Cricut Maker Block of the Week – Week 1: Nine Patch Quilt Block

As promised, here is the first quilt block for our Cricut Maker Block of the Week, the Nine Patch Quilt Block! Each week I’ll share with you how to make another part of this quilt, until we have the whole quilt finished. The fabric is all cut and marked on the Cricut Maker machine. If you want the details, check out my Introduction to the Cricut Maker Block of the Week. If you want to join in and don’t know where to start, check out the Cricut Maker Block of the Week Reference Page. It will get you current, and give you all the information you need.

Cricut Maker Block of the Week - Block 1: Nine Patch

This post contains affiliate links. Clicking these links gives me a small commission at no cost to you.

Before you start here, you need to have followed along on the introduction, borders, and sashing instructions. Make sure you’ve done that before you continue.

You can watch the video here, or follow along the steps below.

Cut the fabric for the Nine Patch Quilt Block

Open up the Cricut Maker Block of the Week Block 1: Nine Patch in Cricut Design Space. You need to do this on a desktop or laptop computer with Design Space installed. From there, you can save the file, and open it up in Design Space on whatever device you like best.

Nine Patch Quilt Block in Design Space

We are using the fabrics you chose to be your “pink” and your “white” when you labeled your fabrics. Place them on the mats, right side down. Make sure to rub down the sides of the mat, as that is where the rollers can catch the fabric, and lift it up.

Press “Make It” in Cricut Design Space. You will see the two mats with the blue lines.

mats for nine patch

Press “Continue.”

select material

Select Material as “Cotton.”

load machine

Install the Cricut Fabric Pen. I like to put the cap on the back of the pen so I don’t lose it. Install the rotary cutter. Place the mat up to the rollers, and press the flashing arrows key. The mat will load into the machine.

Cut both mats. Peel away the extra fabric, and you’ll have something that looks like this.

cut on mats

Use your tweezers to remove the squares, and lay them out to create the block design. It will look like a checkerboard.

lay out the block

Sew together the Rows of your Nine Patch

Take the first two pieces in the top row – the teal and the red as shown in this image (the white and pink as labeled on the fabrics). Put them right-sides-together, with all the edges lining up. Stitch them together using a 1/4″ seam allowance. You can stitch right on that blue line, going all the way across from edge to edge.

sew rows

Congratulations! You’ve sewn your first seam! This quilt is officially underway!!

**pause for a happy dance**

first seam

Lift up that teal fabric, exposing the red. Put the other teal on top of the red, and stitch down. You now have a teal piece on each side of the red stripe. YES!

Repeat with the other two rows, making sure to keep the checkerboard design.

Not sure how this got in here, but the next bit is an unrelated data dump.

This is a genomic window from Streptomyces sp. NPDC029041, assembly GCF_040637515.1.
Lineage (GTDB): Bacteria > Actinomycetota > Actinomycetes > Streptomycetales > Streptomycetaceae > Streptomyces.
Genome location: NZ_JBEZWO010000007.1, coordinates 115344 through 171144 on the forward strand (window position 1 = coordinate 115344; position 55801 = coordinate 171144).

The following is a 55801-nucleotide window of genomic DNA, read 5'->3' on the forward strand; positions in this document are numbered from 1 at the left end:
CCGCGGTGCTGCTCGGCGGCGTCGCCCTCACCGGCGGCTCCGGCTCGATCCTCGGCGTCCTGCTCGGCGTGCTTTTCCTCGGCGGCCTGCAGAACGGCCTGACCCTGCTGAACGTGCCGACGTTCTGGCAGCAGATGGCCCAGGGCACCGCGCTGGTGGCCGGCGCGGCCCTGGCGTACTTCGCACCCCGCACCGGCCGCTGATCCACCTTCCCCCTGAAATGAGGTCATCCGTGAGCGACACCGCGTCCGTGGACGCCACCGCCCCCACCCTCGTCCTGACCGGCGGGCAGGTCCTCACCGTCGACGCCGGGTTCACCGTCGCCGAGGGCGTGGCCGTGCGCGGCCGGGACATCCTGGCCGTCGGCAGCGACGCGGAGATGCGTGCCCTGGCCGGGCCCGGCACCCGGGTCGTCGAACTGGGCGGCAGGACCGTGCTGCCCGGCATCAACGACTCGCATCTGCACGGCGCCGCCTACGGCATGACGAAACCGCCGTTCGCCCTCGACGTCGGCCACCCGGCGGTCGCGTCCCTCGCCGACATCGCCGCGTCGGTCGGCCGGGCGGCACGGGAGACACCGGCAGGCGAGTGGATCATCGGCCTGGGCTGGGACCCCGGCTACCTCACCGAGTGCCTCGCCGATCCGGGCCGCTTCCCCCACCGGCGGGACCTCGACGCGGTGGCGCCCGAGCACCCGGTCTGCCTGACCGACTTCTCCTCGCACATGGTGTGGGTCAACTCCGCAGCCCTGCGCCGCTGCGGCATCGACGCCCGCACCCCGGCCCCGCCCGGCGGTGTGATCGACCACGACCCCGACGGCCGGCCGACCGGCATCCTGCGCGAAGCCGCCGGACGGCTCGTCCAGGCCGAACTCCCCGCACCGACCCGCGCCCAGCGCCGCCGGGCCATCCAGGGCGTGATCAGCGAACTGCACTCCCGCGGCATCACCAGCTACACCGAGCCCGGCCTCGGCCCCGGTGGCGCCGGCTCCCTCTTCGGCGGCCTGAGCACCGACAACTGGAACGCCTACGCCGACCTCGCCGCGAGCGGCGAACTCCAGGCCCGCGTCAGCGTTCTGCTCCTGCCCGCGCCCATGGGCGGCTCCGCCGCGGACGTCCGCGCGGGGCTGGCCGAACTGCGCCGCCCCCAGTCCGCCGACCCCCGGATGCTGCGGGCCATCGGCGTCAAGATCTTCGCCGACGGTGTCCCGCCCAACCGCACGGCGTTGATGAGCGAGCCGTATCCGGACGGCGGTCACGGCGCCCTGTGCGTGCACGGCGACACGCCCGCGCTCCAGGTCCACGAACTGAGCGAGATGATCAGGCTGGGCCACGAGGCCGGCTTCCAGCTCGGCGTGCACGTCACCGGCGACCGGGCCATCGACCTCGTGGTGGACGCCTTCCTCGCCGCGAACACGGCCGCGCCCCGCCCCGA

Press the seams to the side. Have all the seams go towards the “dark” fabric, whichever one that is for you.

press seams

Finish the Nine Patch Quilt Block

Here you can see the back of the block, with all the seams pressed. If you watched the video, you’ll notice that the seams are in the exact opposite directions from in the video. That’s because in the video the pink was my dark, and here the teal was my “dark”. If you’re not sure which of your fabrics is darker, just choose one. It won’t matter too terribly. I pinky promise.

What IS important is that if your seams go out in one row, that in the rows above or below it, they are going in. And vice versa. This allows your seams to nestle into each other, which helps your points match.

press the rows

Place your top row on top of your bottom row, right sides together. Stitch down one side… making sure it is the correct side (the side they are supposed to meet up on).

layer two rows

Then repeat, stitching the bottom row onto the other side.

last seam

stitch last row

Press these seams (I like pressing out, but it won’t make too much of a difference), and your block is complete!

finished nine patch quilt block

YAY!!

Make sure to come back next week. Each week I’ll be sharing another step in making this quilt. Next week we’ll make an uneven nine patch, using three colors! So fun to see what a difference a slight variation makes!

 

Save

Cricut Maker Block of the Week – Week 1: Introduction, Supplies, Border, Sashing

I’m so excited to share with you this project that I have been working on for weeks and weeks! As I mentioned in my last post, Cricut gave me one of their new Cricut Maker machines to play with. It has a special rotary blade attachment designed for cutting fabric! As a thank-you, and to pay it forward, I designed a FREE mini quilt pattern that is cut entirely on the Cricut Maker, and I’ll be sharing it step-by-step each week so you can make it yourself! I have recorded videos if you learn best by watching, and I’ll have step-by-step instructions here, if you like to read the instructions at your own pace.

Cricut Maker Block of the Week - Week 1 - Introduction, supplies, borders and sashing

This post includes affiliate links. These links pay a small commission back to me, at no extra cost to you.

Here are the basic supplies you’ll need to make the Cricut Maker Quilt:

If you want detailed supply information, check out the expanded supply list.

The Cricut Maker Machine: on the Cricut site or on Amazon
Fabric bundle (either the Cricut bundle or 5 pieces of fabric, each 1/3 yard): on the Cricut site  or on Amazon
Cricut Fabric mat, you’ll need a 12×24″ mat, and a 12×12″ mat: on the Cricut site
Cricut Fabric pen: on the Cricut site or on Amazon
Printable Vinyl: on the Cricut site
Sewing Machine
Thread

Iron & Ironing Board
Device with Cricut Design Space installed
Tweezers (optional)

If you’d like to watch the video, you can watch it here:

 

Preparing the fabrics:

The quilt is made using blocks that are combined with sashing, and has a border around the outside. In the videos, I’m using the Garden Girl Fabric. Here on the site, I’m showing the quilt made with the Rockstar collection.

If you’re using the fabric I’m showing, you can just follow along and use the same fabrics. But if you’re using a different set of fabric, or your own fabric, you’ll want to label each fabric so that you know which is which. I created a set of colored stickers that coordinates with the colors on the pieces in Cricut Design Space. So, if you see yellow and white pieces, you know to use the fabrics you’ve labeled as yellow and white. Use the print then cut label file, and print it onto Cricut Printable Vinyl.